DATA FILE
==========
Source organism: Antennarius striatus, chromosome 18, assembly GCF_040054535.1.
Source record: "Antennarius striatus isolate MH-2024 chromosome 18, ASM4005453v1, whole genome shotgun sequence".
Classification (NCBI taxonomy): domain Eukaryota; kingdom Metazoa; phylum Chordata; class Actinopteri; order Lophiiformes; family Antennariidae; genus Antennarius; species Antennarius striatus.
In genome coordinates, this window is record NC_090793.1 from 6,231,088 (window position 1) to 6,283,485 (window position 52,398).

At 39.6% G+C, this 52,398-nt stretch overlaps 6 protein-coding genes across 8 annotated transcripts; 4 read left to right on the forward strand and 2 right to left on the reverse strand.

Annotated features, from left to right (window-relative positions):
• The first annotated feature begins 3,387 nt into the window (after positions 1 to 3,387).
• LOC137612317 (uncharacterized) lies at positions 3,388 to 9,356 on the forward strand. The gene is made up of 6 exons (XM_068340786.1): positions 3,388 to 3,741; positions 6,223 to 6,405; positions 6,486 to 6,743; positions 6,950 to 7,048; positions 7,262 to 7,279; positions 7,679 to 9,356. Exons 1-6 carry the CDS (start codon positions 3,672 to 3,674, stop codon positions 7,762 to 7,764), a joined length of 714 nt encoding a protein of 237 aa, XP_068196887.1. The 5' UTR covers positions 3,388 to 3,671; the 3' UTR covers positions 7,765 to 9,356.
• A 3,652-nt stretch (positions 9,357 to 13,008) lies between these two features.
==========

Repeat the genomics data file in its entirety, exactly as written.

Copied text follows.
Source organism: Antennarius striatus, chromosome 18, assembly GCF_040054535.1.
Source record: "Antennarius striatus isolate MH-2024 chromosome 18, ASM4005453v1, whole genome shotgun sequence".
Classification (NCBI taxonomy): domain Eukaryota; kingdom Metazoa; phylum Chordata; class Actinopteri; order Lophiiformes; family Antennariidae; genus Antennarius; species Antennarius striatus.
In genome coordinates, this window is record NC_090793.1 from 6,231,088 (window position 1) to 6,283,485 (window position 52,398).

At 39.6% G+C, this 52,398-nt stretch overlaps 6 protein-coding genes across 8 annotated transcripts; 4 read left to right on the forward strand and 2 right to left on the reverse strand.

Annotated features, from left to right (window-relative positions):
• The first annotated feature begins 3,387 nt into the window (after positions 1 to 3,387).
• LOC137612317 (uncharacterized) lies at positions 3,388 to 9,356 on the forward strand. The gene is made up of 6 exons (XM_068340786.1): positions 3,388 to 3,741; positions 6,223 to 6,405; positions 6,486 to 6,743; positions 6,950 to 7,048; positions 7,262 to 7,279; positions 7,679 to 9,356. Exons 1-6 carry the CDS (start codon positions 3,672 to 3,674, stop codon positions 7,762 to 7,764), a joined length of 714 nt encoding a protein of 237 aa, XP_068196887.1. The 5' UTR covers positions 3,388 to 3,671; the 3' UTR covers positions 7,765 to 9,356.
• A 3,652-nt stretch (positions 9,357 to 13,008) lies between these two features.